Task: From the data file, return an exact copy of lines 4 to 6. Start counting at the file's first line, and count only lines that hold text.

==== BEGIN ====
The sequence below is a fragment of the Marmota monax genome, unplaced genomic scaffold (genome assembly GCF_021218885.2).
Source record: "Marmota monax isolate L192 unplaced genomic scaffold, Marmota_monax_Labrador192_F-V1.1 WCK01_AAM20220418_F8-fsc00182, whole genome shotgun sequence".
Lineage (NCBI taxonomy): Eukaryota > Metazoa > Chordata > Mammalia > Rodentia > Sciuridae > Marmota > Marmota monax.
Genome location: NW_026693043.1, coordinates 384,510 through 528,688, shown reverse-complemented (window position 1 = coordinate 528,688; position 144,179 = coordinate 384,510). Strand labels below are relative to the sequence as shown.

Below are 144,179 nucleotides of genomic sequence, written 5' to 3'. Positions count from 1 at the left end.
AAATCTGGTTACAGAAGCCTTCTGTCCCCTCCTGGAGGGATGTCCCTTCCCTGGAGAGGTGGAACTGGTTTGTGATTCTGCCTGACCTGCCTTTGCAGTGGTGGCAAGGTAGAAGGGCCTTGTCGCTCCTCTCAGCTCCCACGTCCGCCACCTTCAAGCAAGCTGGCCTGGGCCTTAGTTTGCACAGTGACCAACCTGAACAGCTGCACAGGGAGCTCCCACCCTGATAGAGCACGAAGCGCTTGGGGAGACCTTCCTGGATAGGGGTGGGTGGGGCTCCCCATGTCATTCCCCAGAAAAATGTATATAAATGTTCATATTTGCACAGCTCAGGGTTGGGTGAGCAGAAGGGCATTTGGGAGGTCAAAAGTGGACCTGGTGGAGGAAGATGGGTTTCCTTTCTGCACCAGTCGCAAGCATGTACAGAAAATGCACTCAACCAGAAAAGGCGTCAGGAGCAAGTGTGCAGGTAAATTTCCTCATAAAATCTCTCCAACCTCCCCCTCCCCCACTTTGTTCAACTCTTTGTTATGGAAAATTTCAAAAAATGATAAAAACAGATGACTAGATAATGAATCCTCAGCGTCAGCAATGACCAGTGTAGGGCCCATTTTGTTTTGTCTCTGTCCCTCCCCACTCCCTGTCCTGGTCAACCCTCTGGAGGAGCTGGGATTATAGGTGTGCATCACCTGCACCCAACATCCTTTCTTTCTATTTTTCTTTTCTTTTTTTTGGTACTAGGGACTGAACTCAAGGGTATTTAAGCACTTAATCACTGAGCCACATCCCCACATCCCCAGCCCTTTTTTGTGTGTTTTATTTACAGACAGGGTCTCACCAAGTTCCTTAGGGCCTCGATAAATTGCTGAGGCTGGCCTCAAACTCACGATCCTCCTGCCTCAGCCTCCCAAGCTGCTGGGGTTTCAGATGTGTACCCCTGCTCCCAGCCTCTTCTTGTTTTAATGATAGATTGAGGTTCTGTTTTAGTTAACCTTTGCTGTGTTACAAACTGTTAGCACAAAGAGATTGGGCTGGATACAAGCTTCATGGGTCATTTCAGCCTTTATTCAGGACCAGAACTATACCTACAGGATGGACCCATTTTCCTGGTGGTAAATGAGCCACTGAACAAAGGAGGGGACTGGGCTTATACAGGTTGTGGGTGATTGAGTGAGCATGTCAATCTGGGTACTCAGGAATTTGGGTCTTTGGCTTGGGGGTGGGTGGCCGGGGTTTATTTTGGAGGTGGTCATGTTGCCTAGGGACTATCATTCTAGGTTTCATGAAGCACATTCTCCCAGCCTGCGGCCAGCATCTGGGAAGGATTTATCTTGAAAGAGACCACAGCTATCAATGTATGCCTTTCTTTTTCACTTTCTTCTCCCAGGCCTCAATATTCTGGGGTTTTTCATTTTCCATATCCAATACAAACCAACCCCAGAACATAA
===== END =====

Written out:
Genome location: NW_026693043.1, coordinates 384,510 through 528,688, shown reverse-complemented (window position 1 = coordinate 528,688; position 144,179 = coordinate 384,510). Strand labels below are relative to the sequence as shown.

Below are 144,179 nucleotides of genomic sequence, written 5' to 3'. Positions count from 1 at the left end.
AAATCTGGTTACAGAAGCCTTCTGTCCCCTCCTGGAGGGATGTCCCTTCCCTGGAGAGGTGGAACTGGTTTGTGATTCTGCCTGACCTGCCTTTGCAGTGGTGGCAAGGTAGAAGGGCCTTGTCGCTCCTCTCAGCTCCCACGTCCGCCACCTTCAAGCAAGCTGGCCTGGGCCTTAGTTTGCACAGTGACCAACCTGAACAGCTGCACAGGGAGCTCCCACCCTGATAGAGCACGAAGCGCTTGGGGAGACCTTCCTGGATAGGGGTGGGTGGGGCTCCCCATGTCATTCCCCAGAAAAATGTATATAAATGTTCATATTTGCACAGCTCAGGGTTGGGTGAGCAGAAGGGCATTTGGGAGGTCAAAAGTGGACCTGGTGGAGGAAGATGGGTTTCCTTTCTGCACCAGTCGCAAGCATGTACAGAAAATGCACTCAACCAGAAAAGGCGTCAGGAGCAAGTGTGCAGGTAAATTTCCTCATAAAATCTCTCCAACCTCCCCCTCCCCCACTTTGTTCAACTCTTTGTTATGGAAAATTTCAAAAAATGATAAAAACAGATGACTAGATAATGAATCCTCAGCGTCAGCAATGACCAGTGTAGGGCCCATTTTGTTTTGTCTCTGTCCCTCCCCACTCCCTGTCCTGGTCAACCCTCTGGAGGAGCTGGGATTATAGGTGTGCATCACCTGCACCCAACATCCTTTCTTTCTATTTTTCTTTTCTTTTTTTTGGTACTAGGGACTGAACTCAAGGGTATTTAAGCACTTAATCACTGAGCCACATCCCCACATCCCCAGCCCTTTTTTGTGTGTTTTATTTACAGACAGGGTCTCACCAAGTTCCTTAGGGCCTCGATAAATTGCTGAGGCTGGCCTCAAACTCACGATCCTCCTGCCTCAGCCTCCCAAGCTGCTGGGGTTTCAGATGTGTACCCCTGCTCCCAGCCTCTTCTTGTTTTAATGATAGATTGAGGTTCTGTTTTAGTTAACCTTTGCTGTGTTACAAACTGTTAGCACAAAGAGATTGGGCTGGATACAAGCTTCATGGGTCATTTCAGCCTTTATTCAGGACCAGAACTATACCTACAGGATGGACCCATTTTCCTGGTGGTAAATGAGCCACTGAACAAAGGAGGGGACTGGGCTTATACAGGTTGTGGGTGATTGAGTGAGCATGTCAATCTGGGTACTCAGGAATTTGGGTCTTTGGCTTGGGGGTGGGTGGCCGGGGTTTATTTTGGAGGTGGTCATGTTGCCTAGGGACTATCATTCTAGGTTTCATGAAGCACATTCTCCCAGCCTGCGGCCAGCATCTGGGAAGGATTTATCTTGAAAGAGACCACAGCTATCAATGTATGCCTTTCTTTTTCACTTTCTTCTCCCAGGCCTCAATATTCTGGGGTTTTTCATTTTCCATATCCAATACAAACCAACCCCAGAACATAA